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Before the 1960s, relatively little was known about the way the body responds during sexual arousal. Scientists were not convinced by Kinsey's claims that some women had more than one orgasm at a time, and it was thought that vaginal lubrication was produced by glands in the cervix and Bartholin's glands. The mechanisms controlling erection and ejaculation in the male were incompletely understood. As a matter of propriety, sexual response was studied in animals, not people. In this climate, the results of an investigation of sexual physiology based on direct laboratory observation of more than 10,000 episodes of sexual activity in 382 women and 312 men.
The findings of this study indicated that human sexual response could be described as a cycle with four stages: excitement, plateau, orgasm, and resolution. These stages correspond to varying levels of sexual arousal and describe the typical responses people have during sexual function. Although it is convenient to use the cycle as a model for descriptive purposes, remember that the stages are arbitrarily defined. They are not always clearly separated from one another and may vary considerably both in one person at different times and between people. Bear in mind also that the physiological processes of sexual response are not simply mechanical movements detached from thoughts or feelings but are part of the sexual involvement and identity of the whole person.
Although the sexual response cycle usually follows a consistent pattern of progression, the simplified schematic patterns of sexual response may vary widely. Sometimes excitation is rapid and leads quickly to orgasm. On other occasions, excitement mounts slowly over a period of hours Ч while having a romantic, intimate meal, for example Ч and the rest of the cycle may seem brief in comparison. The plateau stage may not always lead to orgasm, as the high levels of arousal that characterize this phase may dissipate; and a person may slip back to the excitement phase. If sexual stimulation stops, a person may also drift back into an unaroused state.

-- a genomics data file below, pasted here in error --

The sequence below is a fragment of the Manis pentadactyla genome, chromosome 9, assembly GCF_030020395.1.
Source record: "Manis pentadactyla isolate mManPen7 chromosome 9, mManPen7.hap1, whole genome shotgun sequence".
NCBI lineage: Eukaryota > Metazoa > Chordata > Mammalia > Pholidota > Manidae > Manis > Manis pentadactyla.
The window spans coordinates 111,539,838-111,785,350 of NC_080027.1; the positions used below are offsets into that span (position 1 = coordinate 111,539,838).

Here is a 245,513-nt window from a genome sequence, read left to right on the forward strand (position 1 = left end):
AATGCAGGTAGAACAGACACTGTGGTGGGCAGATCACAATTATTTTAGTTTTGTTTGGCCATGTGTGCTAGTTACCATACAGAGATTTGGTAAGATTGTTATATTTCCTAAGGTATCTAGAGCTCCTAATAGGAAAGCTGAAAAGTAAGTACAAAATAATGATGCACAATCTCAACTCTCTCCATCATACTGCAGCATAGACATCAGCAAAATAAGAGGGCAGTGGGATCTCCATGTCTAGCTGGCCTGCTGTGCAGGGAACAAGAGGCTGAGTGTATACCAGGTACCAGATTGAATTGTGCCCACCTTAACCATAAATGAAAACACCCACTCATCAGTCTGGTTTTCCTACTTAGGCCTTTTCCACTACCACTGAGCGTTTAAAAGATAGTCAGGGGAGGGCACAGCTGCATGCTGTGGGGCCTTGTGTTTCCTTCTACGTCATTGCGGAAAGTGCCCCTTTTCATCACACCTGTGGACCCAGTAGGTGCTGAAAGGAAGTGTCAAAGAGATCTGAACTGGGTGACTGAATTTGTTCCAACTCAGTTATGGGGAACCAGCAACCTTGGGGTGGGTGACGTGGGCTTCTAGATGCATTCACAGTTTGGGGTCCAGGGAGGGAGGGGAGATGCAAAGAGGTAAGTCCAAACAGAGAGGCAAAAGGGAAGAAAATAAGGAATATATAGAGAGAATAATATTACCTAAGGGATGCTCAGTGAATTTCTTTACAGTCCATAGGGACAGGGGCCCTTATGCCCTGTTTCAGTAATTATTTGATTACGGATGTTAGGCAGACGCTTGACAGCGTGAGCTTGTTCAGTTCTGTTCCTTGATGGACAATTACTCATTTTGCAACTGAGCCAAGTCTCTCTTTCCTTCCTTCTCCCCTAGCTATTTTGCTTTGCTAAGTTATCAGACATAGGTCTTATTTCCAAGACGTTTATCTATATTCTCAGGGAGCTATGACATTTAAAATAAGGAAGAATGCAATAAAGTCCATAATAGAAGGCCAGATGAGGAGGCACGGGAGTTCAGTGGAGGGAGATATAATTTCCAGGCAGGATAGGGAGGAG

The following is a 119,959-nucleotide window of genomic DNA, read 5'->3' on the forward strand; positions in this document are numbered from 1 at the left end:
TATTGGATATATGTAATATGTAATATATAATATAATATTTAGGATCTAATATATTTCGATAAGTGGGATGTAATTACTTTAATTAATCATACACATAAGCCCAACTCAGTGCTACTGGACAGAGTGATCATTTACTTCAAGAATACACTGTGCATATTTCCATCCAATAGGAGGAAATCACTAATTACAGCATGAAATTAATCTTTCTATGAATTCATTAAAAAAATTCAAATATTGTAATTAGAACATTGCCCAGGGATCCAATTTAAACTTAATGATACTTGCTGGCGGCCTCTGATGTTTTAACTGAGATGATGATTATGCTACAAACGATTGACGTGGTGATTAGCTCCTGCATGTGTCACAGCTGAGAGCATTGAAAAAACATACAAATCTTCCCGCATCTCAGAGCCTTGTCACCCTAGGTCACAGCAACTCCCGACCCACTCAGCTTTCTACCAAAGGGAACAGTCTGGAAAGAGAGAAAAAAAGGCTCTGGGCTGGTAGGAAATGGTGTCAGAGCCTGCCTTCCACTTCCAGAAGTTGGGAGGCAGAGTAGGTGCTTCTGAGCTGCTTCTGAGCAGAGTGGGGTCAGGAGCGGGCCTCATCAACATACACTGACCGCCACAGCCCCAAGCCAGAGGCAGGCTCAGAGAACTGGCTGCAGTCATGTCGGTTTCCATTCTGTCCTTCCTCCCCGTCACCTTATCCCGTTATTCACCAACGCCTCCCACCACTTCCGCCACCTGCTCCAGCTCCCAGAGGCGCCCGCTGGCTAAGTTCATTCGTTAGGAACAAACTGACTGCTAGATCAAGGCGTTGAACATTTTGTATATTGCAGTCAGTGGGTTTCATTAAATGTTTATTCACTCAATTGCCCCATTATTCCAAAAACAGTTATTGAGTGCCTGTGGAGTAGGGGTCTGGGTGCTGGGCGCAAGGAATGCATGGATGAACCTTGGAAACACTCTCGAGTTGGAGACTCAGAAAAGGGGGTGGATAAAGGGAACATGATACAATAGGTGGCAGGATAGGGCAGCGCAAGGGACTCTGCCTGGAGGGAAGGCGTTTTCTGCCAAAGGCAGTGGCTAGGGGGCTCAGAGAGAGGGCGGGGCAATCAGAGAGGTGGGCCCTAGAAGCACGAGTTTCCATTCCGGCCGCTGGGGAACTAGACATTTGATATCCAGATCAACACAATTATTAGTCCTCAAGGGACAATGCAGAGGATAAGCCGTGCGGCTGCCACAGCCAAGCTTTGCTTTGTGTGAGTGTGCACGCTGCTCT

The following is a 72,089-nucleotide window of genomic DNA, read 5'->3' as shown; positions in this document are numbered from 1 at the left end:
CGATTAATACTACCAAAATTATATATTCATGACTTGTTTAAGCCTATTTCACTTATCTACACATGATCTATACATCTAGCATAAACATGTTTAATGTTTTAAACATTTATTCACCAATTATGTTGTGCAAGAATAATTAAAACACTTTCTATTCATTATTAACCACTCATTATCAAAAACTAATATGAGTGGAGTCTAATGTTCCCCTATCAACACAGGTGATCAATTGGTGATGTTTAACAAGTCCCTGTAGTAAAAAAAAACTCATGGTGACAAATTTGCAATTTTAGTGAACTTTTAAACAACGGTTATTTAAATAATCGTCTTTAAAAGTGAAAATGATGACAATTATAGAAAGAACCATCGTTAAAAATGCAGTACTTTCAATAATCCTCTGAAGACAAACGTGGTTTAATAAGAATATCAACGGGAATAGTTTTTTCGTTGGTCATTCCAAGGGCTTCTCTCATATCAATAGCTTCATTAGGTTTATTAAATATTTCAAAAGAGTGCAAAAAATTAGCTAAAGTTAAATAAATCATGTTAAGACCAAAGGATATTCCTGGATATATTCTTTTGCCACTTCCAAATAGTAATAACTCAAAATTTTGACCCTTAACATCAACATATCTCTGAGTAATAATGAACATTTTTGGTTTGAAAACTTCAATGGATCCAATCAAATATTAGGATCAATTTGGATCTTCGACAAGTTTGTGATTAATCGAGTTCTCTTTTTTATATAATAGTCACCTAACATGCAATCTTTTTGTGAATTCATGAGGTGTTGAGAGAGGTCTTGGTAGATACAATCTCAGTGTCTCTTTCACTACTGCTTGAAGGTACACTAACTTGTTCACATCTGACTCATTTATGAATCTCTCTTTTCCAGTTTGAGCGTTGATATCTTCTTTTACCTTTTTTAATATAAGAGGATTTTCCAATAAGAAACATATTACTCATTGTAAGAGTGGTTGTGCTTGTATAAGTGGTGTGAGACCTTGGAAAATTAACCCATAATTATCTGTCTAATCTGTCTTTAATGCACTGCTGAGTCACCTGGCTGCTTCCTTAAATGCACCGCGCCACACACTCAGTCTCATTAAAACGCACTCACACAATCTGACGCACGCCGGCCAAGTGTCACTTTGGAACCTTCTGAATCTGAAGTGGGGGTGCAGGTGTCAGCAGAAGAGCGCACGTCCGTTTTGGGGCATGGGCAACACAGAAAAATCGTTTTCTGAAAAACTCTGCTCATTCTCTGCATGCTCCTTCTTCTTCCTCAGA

There are two basic physiologic reactions during human sexual response. The first is vasocongestion, an increased amount of blood concentrated in body tissues in the genitals and female breasts. The second is increased neuromuscular tension or myotonia. Here, tension does not refer to a negative physical state ("feeling tense") but to a buildup of energy in the nerves and muscles. Myotonia occurs throughout the body in response to sexual arousal, not simply in the genital region. Although there are some differences in male and female sexual response, many details are similar. The physiology of sexual response is also the same for heterosexuals and homosexuals.
Before we discuss the specific details of sexual response, a note of caution is in order. It is often tempting to equate the speed, size, and strength of sexual responses (such as erection, vaginal lubrication, or muscular contractions during orgasm) with the gratification a person experiences or with his/her proficiency as a lover. This is like paying that a bowl of chili is "better" than sirloin steak simply because chili causes a faster and larger secretion of digestive juices than steak. In both cases ("better" digestive response, "better" sexual response), the degree to which one experience is "better" than the other depends on your perspective and on your personal satisfaction.